The Mail on Sunday says "his final years were overshadowed" by the error, but it also looks back on his life. "He was famed for throwing 'champagne and lobster' parties, hosted in his trademark corduroy suits," it says, and was a "property developer, author, zookeeper and explorer" as well as politician.
He was "one of the most colourful political fixers of the Thatcher era, using the spectre of a socialist government to raise millions", says the Sunday Times. "A passionate collector, not just of art but also dinosaur eggs, police truncheons and erotic photography," he survived two IRA attempts on his life.
"Charitable, tireless, convivial, he represented a generation of Tories who took obvious pleasure in helping their country," says the Sunday Telegraph's leader in a warm tribute.Benefits Street
The debate about controversial Channel 4 programme Benefits Street continues unabated in Sunday's papers.
Amateur footballers in Enfield, north London, have been warned they could be fined up to £500 for spitting during matches, reports the Sunday Express. The paper says the letter "sparked fury" from players who called it "unenforceable". The council says the habit is "revolting" but the request was "overzealous".
For his part, the Sunday Express' Whitehall editor Marco Glannangell writes: "Both sides miss the point. There is no real excuse for spitting on the pitch. For the most part the act is psychological; a tick, a momentary act of aggression." He adds: "You never saw Bobby Moore spit."
The Sun on Sunday and Sunday Mirror focus on particular individuals from the show. The latter speaks to mum-of-two Christine Smith, who admits her life "hasn't been a bed of roses", but says the show's producers put her in touch with children's organisation Sure Start whom she describes as "like our fairy godmothers". She adds: "Taking part in Benefits Street has shown me I can change my life."
The Sunday Mirror speaks to some shocked residents of James Turner Street who say they are nothing like the image the programme suggests. "Like the rest of the UK, people here have been hit by unemployment and cuts. Many do claim benefits - but legitimately," the paper writes. One example it cites is mum-of-three Catherine Johnson who receives several benefits but is studying to be a midwife.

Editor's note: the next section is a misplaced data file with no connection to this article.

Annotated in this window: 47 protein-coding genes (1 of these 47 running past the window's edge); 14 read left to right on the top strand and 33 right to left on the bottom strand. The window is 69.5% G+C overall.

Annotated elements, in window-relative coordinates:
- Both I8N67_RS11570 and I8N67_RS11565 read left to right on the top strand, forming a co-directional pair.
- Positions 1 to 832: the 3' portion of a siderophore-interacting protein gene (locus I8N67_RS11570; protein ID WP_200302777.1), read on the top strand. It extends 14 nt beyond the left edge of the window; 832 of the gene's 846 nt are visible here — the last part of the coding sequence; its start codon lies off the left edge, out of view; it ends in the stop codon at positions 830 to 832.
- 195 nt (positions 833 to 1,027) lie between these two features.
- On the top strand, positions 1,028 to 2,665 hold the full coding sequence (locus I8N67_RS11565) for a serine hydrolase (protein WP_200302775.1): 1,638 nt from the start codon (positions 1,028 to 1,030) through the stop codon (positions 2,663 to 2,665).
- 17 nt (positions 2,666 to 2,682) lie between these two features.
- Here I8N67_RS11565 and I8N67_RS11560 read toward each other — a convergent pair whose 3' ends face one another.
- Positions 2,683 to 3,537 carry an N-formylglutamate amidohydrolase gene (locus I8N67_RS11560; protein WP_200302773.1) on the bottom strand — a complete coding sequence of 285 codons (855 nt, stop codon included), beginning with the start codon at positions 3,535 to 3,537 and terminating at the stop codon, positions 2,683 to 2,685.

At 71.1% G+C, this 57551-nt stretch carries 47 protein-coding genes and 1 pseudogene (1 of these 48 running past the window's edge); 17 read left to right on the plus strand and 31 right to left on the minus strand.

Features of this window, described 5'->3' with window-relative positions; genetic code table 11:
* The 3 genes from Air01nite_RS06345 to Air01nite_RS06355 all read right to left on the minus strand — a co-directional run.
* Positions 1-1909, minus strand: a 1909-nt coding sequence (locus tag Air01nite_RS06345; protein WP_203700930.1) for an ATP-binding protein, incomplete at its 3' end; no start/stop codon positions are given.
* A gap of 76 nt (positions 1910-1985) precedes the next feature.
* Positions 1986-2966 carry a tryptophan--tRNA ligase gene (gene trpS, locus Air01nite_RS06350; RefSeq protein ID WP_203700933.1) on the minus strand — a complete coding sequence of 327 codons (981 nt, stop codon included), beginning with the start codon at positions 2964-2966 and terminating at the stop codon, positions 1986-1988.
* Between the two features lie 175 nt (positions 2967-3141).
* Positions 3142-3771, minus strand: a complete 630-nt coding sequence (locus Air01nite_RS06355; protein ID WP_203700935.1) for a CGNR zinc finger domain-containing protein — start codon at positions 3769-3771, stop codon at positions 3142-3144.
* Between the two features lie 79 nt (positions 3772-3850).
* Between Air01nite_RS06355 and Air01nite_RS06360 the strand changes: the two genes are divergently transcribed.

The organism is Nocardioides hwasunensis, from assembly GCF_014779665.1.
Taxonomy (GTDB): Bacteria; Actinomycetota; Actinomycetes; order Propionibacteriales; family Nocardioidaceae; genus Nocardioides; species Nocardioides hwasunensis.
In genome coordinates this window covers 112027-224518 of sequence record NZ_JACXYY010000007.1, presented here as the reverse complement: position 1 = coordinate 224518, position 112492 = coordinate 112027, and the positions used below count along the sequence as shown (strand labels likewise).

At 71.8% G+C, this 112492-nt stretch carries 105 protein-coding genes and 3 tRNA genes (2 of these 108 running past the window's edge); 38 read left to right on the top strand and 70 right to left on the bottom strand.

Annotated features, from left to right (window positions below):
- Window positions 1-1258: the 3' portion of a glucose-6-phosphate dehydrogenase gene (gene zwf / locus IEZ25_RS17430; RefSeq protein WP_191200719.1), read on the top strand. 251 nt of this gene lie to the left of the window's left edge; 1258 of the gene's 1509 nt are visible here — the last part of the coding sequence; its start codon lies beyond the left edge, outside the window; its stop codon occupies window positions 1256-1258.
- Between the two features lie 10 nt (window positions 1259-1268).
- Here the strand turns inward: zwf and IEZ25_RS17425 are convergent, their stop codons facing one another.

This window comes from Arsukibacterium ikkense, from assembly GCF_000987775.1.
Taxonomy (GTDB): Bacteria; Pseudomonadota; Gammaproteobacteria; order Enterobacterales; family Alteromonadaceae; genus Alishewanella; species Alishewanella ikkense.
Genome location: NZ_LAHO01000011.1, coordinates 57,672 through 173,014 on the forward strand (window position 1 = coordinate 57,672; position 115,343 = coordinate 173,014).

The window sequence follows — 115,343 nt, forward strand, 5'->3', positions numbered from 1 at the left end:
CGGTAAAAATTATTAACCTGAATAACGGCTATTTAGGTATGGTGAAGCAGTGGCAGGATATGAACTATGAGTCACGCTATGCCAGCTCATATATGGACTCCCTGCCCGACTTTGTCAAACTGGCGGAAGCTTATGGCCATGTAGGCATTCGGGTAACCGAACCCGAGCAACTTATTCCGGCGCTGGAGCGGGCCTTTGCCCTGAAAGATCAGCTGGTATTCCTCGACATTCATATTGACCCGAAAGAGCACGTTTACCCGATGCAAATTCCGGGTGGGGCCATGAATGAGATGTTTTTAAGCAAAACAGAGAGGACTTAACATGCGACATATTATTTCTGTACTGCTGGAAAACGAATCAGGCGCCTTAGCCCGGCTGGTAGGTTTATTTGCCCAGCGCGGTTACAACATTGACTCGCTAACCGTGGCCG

Catherine Bennett, in the Observer, takes a different angle on the story, criticising "the fact this wholly unemployed cast was made by its Channel 4 gangmasters to work for nothing". She goes on: "Everyone - from politicians and programme makers to five million viewers and countless columnists - seems to have extracted something of value from Benefits Street, apart from the people who live there."The Royal 'we'
Dissecting news that the Prince of Wales is to take over more of the Queen's duties, the Sunday Times thinks he "still has to overcome a reputation, sometimes justified, for eccentricity", while the public want the Queen to carry on as "a symbol of continuity, a symbol of stability". But she is almost 90, and "we should expect rather less of her" from now on, it adds.
The Mail on Sunday focuses on news that the Queen and her son are to merge their press operations - "the clearest sign yet that Her Majesty is getting ready to pass the mantle on". "There is little doubting the significance of the move... or the ways in which it will increase Prince Charles' influence," the paper adds.Syria peace talks
After it emerges that Syria's main political opposition group has agreed to attend the Geneva II peace talks, Patrick Cockburn, writing in the Independent on Sunday, is cautiously optimistic.
"Making peace in Syria is so difficult because of the sheer number of players with conflicting interests, but a change for the better is that far fewer of those players now expect to win a clear victory, or fear suffering a calamitous defeat," he argues. The US and its European allies are now "more interested in containing the conflict than getting rid of Assad", while Iran and Hezbollah "no longer fear his overthrow".
"Whatever the outcome of this week's Syrian peace conference, it is likely to be seen as a breakthrough for Russian diplomacy," writes Uzi Mahnaimi, in the Sunday Times. "President Vladimir Putin appears to have outmanoeuvred America and Western Europe and re-established Moscow' influence in the Middle East."Making people click